I feel as though I’ve earned a new Badge of Motherhood. I’ve conquered many things in my almost 10 year mothering journey – nursing, sleeping, potty-training, nightmares, tantrums, weaning, boo-boos, screaming, tickling, giggling, play-dates, slamming the doors, drama, fashion disasters, tears, homework.
But until this weekend I’ve never had to deal with other kids. Kids that I don’t even know. Kids that did something wrong. Kids who went home and got their mom to talk to me – ‘The Mean Lady’ – you know me. They don’t know me.
It was a place I never wanted to be, but as a mother I felt that I had no choice. It was unfamiliar, uncomfortable and slightly awful. But it brings up the question…what’s really my role in this as mother – when I’m not their mother. What are my boundaries and what responsibility do we have to raise good kids as a community?
And did I totally mess it up.
We had our yearly block party on Saturday night. I watched as three kids, all about 7-9 years old that I had never seen before and did not live on our street, walk up to the table and help themselves to some food and then walk towards the other end of the street – near my house. I asked a neighbor if she knew the kids as I knew they did not live near. As we were chatting, two of the kids got on my kid’s scooters and took off around the corner. I ran down the street and the kids were long-gone so I asked the little guy left behind(collateral!) where they were going on our scooters. He said that they were going to the grocery store about four blocks away, which is also across two very busy streets.
In the meantime, Eloise ran over to me and asked who those kids were who just took their scooters. She said that the girl came over to her and her friends and asked them who had the two purple scooters, so Eloise told the girl that they belonged to us. Then the girl asked if they could ride their scooters ‘for a few minutes.’ Eloise assumed that maybe they were just new kids down the block and figured that they would just ride the scooters up and down the block as the kids had been doing all during the party.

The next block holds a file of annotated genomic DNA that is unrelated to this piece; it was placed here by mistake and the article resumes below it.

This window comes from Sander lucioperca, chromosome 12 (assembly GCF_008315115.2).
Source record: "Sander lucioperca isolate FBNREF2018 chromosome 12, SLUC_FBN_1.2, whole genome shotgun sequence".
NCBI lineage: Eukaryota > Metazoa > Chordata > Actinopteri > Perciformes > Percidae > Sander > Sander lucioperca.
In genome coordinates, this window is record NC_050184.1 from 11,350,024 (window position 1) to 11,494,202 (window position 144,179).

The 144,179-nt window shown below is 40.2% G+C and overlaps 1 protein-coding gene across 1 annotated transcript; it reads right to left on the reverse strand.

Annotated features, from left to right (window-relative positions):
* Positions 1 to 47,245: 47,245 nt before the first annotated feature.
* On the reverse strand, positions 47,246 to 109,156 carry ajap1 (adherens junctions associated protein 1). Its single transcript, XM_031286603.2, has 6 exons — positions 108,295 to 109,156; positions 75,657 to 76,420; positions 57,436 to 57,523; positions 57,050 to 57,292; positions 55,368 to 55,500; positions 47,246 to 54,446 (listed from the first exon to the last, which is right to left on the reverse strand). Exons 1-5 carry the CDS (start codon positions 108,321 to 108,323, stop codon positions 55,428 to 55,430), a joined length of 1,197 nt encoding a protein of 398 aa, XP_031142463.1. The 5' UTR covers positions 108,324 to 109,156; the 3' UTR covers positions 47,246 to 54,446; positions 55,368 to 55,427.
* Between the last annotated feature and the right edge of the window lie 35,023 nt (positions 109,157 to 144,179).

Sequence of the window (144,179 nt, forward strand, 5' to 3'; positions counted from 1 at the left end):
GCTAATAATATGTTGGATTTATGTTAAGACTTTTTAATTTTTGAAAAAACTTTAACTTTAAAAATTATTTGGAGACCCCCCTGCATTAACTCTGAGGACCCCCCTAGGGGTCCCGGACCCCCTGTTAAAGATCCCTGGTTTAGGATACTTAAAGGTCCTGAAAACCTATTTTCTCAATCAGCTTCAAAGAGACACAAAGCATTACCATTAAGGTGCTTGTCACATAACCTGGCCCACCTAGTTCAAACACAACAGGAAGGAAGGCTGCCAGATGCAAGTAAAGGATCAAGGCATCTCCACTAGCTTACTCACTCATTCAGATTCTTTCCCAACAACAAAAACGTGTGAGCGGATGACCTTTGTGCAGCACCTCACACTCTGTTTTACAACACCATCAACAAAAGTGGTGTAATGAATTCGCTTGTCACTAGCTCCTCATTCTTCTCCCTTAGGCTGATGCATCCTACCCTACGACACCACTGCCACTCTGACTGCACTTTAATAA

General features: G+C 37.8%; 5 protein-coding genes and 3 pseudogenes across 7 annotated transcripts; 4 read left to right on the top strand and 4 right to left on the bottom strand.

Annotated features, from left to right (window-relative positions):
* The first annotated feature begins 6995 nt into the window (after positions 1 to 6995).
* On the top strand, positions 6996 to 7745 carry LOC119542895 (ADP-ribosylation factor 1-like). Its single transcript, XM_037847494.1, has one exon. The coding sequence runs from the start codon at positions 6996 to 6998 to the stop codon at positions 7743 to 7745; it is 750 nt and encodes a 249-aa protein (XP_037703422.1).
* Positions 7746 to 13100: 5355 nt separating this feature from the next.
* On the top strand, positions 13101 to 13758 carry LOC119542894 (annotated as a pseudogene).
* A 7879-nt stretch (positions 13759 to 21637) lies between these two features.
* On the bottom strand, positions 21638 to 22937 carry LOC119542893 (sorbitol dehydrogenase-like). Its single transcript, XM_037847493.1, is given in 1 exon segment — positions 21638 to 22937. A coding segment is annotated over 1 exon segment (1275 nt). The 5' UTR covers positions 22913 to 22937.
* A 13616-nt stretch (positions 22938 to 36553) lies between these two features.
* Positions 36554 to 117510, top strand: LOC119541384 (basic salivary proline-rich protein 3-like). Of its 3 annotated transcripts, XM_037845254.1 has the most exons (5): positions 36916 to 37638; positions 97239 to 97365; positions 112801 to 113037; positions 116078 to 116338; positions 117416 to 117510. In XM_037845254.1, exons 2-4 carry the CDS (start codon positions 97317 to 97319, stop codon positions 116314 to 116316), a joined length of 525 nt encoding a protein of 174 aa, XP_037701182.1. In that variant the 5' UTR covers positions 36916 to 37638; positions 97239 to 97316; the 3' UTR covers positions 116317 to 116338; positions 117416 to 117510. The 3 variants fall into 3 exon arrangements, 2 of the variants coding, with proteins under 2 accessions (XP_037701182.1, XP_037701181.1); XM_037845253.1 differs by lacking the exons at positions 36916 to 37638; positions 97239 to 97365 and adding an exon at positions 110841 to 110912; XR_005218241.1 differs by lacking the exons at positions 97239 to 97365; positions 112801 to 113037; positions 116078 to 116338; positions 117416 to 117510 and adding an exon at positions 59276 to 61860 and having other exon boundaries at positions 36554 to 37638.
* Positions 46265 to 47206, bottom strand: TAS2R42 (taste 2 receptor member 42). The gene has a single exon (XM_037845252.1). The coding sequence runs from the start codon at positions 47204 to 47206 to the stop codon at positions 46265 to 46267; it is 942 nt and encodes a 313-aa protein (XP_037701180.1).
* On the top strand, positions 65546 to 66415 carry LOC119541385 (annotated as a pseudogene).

So I sat and waited for 30 minutes(with collateral!) until these two kids came back with our scooters. I stopped them and asked who they were. They would not tell me their names. I asked who gave them permission to take our scooters and why they would even take a stranger’s scooter at all. They said that one of my kids told them they could ride them. I asked “to the grocery store” and they said “no.” And then I said that when I saw them take-off with the scooters without permission, and since they were kids I had never seen before in my life, I thought they were stealing them and my first instinct was to call the police…because what they did was kind of like stealing. And then I said “and what if you had gotten hit by a car crossing one of the busy streets while riding something that was MY property or what if one of the scooters was stolen while you left them outside the store when you went in to get a movie?”
I was angry. And while I purposely did not raise my voice, I wanted them to know that this was not okay. So then I asked them for their names – which they refused to give me again, and asked for their address because I would either follow them home now or would come talk to their parents later. After giving me their address they both took-off. About 30 minutes later they were walking back with their mom.
And the mom’s first words to me were “Did you threaten to call the cops on my kids?” and I said “Oh yes I did.” It turns out they went home and told their mom that they had permission to ride the scooters to the store and yet I was angry at them. So after the mom heard the whole story she called it a ‘big miscommunication’ and I told her that no, it wasn’t a ‘big miscommunication’ – but that her children ages 7-9 were walking 1/2 a mile in the city to the store by themselves, came upon a block party and helped themselves to some food without asking permission or saying please or thank you, and then took something from a complete stranger without permission, and thought absolutely nothing was wrong with it to even offer up an apology. And thinking back now, maybe I really should’ve called the cops because I truly do believe that they still don’t think they did something wrong.
And then she said “Well you really scared them and I need to you know that you should not have scared them.” And I said “Well believe it or not, I’m glad they are now scared.”
So yes, big deal – a $40 scooter. But in my eyes – that’s really not the point. Is helping yourself to a $40 scooter when you’re 8 the same as helping yourself to a car when you’re 15? Is taking food without asking permission when you’re 9 leading to shoplifting when you are 12?
I don’t know the answer to that – but for now I won’t feel bad for scaring a few kids so that if there is a next time – maybe they’ll remember that the mean lady on the next block is watching.
What would you have done?
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